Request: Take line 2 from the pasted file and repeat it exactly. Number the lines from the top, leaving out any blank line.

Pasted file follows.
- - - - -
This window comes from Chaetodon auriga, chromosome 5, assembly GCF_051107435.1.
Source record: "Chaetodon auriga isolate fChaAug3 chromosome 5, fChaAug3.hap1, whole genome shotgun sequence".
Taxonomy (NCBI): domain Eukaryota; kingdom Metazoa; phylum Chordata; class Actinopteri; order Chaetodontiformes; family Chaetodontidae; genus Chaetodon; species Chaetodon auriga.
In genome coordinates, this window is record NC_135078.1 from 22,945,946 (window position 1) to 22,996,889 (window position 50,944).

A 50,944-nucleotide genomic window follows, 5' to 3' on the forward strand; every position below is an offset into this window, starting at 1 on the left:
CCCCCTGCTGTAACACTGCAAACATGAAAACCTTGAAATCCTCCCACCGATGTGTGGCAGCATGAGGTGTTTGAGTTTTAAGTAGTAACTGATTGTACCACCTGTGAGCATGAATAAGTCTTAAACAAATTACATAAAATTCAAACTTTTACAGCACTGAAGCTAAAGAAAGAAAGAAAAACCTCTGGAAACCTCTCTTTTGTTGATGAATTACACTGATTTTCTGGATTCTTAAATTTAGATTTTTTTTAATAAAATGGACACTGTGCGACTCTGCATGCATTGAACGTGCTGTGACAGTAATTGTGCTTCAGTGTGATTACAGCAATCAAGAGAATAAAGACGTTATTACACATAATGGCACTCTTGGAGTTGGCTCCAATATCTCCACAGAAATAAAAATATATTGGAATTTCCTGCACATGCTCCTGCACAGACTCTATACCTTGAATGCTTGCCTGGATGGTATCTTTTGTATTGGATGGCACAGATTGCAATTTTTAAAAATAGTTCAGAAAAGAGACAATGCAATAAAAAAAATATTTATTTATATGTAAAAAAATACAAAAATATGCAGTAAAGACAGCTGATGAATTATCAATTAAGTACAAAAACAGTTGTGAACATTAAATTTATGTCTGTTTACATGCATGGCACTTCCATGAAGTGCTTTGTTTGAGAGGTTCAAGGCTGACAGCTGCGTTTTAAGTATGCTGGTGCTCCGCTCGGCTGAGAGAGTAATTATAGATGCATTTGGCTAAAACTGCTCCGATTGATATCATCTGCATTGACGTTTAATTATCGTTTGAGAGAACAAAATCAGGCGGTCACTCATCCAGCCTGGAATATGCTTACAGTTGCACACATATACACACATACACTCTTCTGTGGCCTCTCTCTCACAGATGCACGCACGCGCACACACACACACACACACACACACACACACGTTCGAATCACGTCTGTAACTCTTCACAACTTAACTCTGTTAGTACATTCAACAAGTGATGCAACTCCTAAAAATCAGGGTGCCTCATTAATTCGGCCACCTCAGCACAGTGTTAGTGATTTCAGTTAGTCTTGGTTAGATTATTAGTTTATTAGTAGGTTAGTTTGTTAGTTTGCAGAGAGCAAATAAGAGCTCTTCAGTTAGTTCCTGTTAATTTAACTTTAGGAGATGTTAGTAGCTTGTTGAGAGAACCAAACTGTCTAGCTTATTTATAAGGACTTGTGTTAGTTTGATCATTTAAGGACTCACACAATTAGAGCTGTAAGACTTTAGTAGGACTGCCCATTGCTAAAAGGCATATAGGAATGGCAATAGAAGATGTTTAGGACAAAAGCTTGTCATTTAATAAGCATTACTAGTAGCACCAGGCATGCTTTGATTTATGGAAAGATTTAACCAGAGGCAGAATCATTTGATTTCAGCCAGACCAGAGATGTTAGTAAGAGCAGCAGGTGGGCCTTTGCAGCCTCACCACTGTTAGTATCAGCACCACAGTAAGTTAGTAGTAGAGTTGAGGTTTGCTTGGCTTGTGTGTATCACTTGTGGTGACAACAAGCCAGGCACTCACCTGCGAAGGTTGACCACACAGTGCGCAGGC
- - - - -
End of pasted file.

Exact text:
Source record: "Chaetodon auriga isolate fChaAug3 chromosome 5, fChaAug3.hap1, whole genome shotgun sequence".